Base of a Palace 
 Jpg: Pragmatic Romanticist

The base of the palace would be more than likely the Grand Canal entrance to a palazzo. In a letter from Janet Jewell (bellow), she thinks Sargent has painted is of the Palazzo Grimani. All of these grand palaces have their front entrances onto the canal instead of a paved street. Here, Sargent seems to be just interested in the base of the columns and this oriental pattern along the foundation. 

Palazzo Grimani 
c. 1904 

Other Sargent paintings of canal entrances: 

Entrance to a Venetian Palazzo 



From: Janet Jewell
janet s mje well @ hotmail. com 
Date :  Wed, 03 Apr 2002  

Dear Natasha  

I live in North Devon, in England, and have just been browsing through your website (which I have enjoyed)  . . .  

I have been greatly interested in John Singer Sargent's work for a few years, the first work I saw of his was in York Art Gallery in Northern England.  It was a charcoal drawing of a beautiful woman, whose name escapes me, and from that moment on I was hooked.  I went to the exhibition at the Tate Gallery in London in 1999 and was absolutely overwhelmed.  One of my favourite watercolours is 'Base of a Palace' painted in 1904 in Venice, which is possibly the base of Palazzo Grimanithe Palazzo Grimani. I went to Venice in 2000 and found the Palazzo Grimani with every intention of photographing the building, but unfortunately it was being restored and was covered in tarpaulins.  I was very disappointed.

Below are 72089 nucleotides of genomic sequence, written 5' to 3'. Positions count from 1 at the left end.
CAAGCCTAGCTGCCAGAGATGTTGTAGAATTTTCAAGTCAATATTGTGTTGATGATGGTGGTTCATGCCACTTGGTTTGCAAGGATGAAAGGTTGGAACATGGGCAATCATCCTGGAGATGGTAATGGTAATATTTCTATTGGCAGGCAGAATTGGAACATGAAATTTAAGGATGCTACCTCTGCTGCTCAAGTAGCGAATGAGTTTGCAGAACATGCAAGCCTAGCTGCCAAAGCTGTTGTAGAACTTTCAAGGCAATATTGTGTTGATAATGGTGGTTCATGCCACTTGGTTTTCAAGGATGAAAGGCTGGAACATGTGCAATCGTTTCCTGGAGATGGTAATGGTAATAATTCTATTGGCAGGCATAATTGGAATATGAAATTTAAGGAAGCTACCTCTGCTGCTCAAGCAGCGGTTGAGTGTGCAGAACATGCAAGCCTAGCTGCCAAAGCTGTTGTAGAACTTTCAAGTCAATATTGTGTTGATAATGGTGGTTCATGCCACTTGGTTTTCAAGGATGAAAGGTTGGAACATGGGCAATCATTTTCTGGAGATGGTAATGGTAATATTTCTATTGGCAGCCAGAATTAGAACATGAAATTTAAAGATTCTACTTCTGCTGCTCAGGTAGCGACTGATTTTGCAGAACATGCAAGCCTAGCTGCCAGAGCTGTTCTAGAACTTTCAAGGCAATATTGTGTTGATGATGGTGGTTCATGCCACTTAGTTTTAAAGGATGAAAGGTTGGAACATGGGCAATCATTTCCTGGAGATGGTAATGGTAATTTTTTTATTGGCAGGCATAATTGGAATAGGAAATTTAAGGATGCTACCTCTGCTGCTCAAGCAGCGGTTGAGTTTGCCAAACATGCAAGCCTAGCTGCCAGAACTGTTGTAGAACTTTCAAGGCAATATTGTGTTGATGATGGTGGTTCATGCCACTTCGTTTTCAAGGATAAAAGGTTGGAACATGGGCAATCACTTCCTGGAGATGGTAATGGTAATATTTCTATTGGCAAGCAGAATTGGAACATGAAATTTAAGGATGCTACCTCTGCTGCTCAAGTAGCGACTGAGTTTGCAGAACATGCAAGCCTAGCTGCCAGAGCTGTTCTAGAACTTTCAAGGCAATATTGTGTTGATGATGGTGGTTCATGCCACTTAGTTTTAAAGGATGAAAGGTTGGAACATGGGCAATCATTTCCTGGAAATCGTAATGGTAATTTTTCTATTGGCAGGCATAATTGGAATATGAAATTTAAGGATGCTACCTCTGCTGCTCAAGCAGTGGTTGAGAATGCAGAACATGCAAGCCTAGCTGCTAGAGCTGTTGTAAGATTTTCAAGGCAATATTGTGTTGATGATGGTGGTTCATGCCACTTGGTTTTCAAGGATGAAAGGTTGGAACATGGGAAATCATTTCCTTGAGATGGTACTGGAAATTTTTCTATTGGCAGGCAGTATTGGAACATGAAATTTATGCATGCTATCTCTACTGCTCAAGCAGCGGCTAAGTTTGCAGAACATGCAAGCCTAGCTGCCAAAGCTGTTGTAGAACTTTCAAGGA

Yours sincerely  

Janet Jewell  
From: Natasha 

I loved your letter. I found an image of Palazzo Grimani. It's not the best but it helps.  

There are three arched opening at the front facade - a larger middle one and two smaller ones which flank it (I'm not sure what you call them). It appears Sargent is painting the base of the steps of the far right opening and is capturing the base of that one window. I think you correct about this Palazzo. It looks very much the same. 

Created 11/22/2000